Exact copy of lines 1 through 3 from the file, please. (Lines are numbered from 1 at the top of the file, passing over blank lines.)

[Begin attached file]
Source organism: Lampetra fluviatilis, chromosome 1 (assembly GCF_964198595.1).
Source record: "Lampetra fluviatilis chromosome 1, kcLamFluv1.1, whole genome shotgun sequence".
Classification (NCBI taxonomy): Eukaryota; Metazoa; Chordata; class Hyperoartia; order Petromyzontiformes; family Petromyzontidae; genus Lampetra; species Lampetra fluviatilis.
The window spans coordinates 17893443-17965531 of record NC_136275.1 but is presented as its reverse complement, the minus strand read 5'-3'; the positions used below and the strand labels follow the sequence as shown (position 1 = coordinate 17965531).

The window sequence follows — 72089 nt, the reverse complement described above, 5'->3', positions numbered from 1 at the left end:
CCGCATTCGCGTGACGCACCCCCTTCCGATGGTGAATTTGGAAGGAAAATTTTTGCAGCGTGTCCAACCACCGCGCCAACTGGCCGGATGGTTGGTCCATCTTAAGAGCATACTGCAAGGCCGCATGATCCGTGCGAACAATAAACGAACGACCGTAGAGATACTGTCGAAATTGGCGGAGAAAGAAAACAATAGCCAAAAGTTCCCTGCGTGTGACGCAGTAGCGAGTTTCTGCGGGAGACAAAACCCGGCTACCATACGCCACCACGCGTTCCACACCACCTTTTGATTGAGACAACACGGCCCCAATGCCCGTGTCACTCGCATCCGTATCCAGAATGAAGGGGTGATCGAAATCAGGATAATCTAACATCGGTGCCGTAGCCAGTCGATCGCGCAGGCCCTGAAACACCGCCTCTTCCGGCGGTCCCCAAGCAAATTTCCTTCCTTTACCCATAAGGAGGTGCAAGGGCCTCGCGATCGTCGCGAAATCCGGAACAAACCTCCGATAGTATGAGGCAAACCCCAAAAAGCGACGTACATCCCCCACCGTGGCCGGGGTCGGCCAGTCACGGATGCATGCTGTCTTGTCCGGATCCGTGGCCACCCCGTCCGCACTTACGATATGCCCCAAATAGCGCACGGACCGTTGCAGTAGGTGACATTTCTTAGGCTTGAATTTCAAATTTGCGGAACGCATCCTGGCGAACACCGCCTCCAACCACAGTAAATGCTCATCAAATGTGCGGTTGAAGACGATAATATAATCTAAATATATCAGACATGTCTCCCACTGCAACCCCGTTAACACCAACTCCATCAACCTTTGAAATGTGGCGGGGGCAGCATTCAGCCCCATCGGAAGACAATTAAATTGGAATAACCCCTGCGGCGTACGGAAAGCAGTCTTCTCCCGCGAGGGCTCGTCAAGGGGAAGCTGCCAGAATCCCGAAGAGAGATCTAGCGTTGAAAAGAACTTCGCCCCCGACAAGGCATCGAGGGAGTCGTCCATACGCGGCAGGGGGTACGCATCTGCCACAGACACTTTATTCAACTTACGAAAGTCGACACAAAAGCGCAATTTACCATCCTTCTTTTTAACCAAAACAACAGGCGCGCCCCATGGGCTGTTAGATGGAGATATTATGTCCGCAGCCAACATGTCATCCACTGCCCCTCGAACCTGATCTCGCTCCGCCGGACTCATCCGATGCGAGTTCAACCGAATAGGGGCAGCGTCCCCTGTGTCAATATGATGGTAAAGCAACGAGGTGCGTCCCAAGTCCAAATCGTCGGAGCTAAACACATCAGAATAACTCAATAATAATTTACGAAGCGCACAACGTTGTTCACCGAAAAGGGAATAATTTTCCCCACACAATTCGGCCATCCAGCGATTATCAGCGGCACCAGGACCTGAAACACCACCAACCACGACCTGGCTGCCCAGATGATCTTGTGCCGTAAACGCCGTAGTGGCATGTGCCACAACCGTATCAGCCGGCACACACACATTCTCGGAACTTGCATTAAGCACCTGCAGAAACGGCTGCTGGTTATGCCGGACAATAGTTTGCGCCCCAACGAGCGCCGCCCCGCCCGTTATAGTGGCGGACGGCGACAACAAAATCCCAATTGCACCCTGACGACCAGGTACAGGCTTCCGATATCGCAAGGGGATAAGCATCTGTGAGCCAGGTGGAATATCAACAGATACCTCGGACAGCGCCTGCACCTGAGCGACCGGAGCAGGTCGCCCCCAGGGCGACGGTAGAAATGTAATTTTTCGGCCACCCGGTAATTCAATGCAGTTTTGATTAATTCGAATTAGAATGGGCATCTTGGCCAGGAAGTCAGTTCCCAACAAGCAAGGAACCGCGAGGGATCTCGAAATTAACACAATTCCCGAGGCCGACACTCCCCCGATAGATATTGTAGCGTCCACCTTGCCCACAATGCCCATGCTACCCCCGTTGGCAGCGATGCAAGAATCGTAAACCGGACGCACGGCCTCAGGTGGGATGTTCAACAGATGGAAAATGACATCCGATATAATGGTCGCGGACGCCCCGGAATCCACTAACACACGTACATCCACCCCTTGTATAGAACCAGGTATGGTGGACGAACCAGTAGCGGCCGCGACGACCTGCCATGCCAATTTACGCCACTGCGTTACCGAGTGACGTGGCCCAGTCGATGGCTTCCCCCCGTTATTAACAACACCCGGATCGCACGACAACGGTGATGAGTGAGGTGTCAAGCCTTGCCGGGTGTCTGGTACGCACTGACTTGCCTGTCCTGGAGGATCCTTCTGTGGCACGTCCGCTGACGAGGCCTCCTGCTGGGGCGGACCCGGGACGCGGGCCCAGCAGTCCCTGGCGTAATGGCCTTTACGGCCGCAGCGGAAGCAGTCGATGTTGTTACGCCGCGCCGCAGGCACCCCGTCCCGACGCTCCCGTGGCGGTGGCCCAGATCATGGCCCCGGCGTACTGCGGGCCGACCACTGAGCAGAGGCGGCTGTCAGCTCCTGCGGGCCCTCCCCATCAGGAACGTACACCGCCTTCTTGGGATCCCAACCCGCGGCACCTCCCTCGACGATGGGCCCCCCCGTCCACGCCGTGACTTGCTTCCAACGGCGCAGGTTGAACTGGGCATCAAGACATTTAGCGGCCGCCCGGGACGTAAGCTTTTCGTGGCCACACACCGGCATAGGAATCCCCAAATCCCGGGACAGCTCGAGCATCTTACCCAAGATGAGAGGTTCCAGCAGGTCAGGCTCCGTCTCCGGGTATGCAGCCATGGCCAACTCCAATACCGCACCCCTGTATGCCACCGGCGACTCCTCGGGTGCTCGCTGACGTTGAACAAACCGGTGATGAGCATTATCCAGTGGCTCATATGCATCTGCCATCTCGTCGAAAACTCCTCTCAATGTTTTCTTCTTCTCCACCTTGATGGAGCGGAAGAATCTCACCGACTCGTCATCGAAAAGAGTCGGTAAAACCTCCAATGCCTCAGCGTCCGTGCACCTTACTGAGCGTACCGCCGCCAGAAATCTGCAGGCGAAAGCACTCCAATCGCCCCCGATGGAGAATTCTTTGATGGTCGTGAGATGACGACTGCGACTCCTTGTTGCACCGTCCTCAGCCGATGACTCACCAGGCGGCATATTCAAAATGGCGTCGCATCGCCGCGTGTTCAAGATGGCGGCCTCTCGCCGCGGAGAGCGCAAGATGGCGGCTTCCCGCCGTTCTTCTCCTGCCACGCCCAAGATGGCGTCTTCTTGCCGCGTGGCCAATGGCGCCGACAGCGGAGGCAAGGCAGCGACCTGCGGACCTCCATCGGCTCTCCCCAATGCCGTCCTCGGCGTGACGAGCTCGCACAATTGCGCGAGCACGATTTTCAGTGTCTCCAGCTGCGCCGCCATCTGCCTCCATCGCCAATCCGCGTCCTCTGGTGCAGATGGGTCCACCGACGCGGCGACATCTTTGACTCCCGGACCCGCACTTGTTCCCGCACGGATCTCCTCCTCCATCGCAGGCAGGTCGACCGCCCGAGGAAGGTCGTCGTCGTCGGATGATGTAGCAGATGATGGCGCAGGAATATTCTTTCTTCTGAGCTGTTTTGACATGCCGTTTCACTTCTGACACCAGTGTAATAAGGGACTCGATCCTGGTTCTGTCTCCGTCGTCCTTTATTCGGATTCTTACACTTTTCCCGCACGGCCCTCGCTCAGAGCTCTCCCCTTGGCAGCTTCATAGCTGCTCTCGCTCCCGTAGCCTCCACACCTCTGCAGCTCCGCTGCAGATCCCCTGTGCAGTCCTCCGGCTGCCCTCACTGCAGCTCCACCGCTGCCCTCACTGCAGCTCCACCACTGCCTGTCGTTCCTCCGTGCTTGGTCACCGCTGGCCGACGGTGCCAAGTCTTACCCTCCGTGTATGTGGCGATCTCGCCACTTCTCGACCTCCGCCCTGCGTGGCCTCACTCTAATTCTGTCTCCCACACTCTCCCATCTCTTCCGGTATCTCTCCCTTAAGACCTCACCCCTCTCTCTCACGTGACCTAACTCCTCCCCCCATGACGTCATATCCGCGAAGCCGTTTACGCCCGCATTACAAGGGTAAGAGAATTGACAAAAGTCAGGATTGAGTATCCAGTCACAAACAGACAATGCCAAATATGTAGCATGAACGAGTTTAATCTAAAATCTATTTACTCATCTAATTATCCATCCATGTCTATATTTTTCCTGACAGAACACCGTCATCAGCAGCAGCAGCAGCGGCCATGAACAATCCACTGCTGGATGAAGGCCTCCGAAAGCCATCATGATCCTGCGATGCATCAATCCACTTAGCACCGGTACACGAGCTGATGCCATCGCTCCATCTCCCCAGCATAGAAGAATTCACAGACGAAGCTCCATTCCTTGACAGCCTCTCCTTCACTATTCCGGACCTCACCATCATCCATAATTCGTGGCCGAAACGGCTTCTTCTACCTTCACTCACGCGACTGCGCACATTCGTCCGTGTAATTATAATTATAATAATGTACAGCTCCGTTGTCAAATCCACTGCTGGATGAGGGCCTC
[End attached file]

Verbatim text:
Source organism: Lampetra fluviatilis, chromosome 1 (assembly GCF_964198595.1).
Source record: "Lampetra fluviatilis chromosome 1, kcLamFluv1.1, whole genome shotgun sequence".
Classification (NCBI taxonomy): Eukaryota; Metazoa; Chordata; class Hyperoartia; order Petromyzontiformes; family Petromyzontidae; genus Lampetra; species Lampetra fluviatilis.